Writing Power Point
Upcoming SlideShare
Loading in...5
×
 

Writing Power Point

on

  • 2,058 views

 

Statistics

Views

Total Views
2,058
Views on SlideShare
2,058
Embed Views
0

Actions

Likes
0
Downloads
20
Comments
0

0 Embeds 0

No embeds

Accessibility

Categories

Upload Details

Uploaded via as Microsoft PowerPoint

Usage Rights

© All Rights Reserved

Report content

Flagged as inappropriate Flag as inappropriate
Flag as inappropriate

Select your reason for flagging this presentation as inappropriate.

Cancel
  • Full Name Full Name Comment goes here.
    Are you sure you want to
    Your message goes here
    Processing…
Post Comment
Edit your comment

Writing Power Point Writing Power Point Presentation Transcript

    • Writing Across the Content Areas
    • What does it mean?
    • Why do we want content area teachers to teach writing in their classrooms?
    • Instructional Implications
  • Writing Across the Content Areas This involves implementing writing processes within all subject areas including social studies, math, science, and language arts.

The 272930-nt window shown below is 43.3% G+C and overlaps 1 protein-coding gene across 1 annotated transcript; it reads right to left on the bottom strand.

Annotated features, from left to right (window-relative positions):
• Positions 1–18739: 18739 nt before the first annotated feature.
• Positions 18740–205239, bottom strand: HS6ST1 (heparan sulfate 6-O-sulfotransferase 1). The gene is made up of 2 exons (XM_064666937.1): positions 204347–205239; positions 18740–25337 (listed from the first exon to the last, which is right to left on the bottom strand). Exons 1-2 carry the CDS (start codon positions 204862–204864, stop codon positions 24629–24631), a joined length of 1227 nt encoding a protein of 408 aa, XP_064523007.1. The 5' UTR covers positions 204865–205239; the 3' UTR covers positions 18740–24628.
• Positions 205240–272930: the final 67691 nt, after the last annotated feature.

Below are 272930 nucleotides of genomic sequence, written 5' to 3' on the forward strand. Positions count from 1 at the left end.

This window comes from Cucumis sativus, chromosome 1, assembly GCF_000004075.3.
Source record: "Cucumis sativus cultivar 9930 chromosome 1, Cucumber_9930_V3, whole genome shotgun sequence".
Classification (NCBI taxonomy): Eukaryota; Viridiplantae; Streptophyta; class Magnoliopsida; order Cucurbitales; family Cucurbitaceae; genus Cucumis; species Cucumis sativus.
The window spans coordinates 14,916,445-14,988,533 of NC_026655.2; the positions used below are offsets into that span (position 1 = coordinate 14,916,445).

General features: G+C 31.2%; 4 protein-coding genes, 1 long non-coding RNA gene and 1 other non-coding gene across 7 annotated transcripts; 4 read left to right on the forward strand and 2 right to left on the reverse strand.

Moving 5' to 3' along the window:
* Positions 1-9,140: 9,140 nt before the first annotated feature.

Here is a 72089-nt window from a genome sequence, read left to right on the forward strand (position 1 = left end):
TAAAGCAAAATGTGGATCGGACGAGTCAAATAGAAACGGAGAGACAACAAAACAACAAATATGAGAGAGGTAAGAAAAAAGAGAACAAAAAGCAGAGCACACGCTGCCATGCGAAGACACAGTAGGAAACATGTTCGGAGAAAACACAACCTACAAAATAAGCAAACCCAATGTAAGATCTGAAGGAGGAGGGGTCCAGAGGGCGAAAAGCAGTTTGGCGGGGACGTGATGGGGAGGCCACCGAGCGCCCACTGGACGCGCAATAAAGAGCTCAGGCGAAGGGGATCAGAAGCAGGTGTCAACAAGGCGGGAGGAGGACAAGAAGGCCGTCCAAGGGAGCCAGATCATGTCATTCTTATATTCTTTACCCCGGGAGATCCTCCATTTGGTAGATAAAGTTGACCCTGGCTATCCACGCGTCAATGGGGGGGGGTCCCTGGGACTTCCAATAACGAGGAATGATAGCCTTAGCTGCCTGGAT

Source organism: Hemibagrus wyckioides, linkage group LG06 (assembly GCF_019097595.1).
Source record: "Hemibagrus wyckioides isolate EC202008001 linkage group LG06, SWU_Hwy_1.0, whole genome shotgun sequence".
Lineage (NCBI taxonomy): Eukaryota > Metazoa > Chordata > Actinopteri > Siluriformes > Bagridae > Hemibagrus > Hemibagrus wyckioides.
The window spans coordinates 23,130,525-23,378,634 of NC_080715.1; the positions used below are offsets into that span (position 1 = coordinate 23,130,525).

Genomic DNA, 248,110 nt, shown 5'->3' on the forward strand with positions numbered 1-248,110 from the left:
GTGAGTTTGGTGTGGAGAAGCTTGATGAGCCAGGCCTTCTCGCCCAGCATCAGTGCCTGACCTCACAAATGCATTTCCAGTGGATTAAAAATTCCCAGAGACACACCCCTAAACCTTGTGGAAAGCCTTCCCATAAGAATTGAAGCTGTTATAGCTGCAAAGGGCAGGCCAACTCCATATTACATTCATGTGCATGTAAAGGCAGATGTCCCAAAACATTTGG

• Why do we want content area teachers to teach writing? Isn’t this the responsibility of language arts teachers?
    • Writing across the content areas helps students become active learners and thinkers.
    • With the implementation of the “NEW” 4 th grade writing test, content area teachers are REQUIRED to teach writing in their classes.
  • How will this affect your teaching practices??
    • Instructional Implications
    • Here are some “real world” ways that teachers have implemented writing across content areas…
  • Writing and Digital Learning Environments
    • Can video games and digital activities make students better writers?
    • Although we use technology everyday in schools, much of students writing with a computer occurs with a word processor…
  • How B O R I N G!
  • How many of you have ever played a video game?
  • FUN!
    • What makes video games fun?
    • Why do you play them?
    • Why do kids like video games?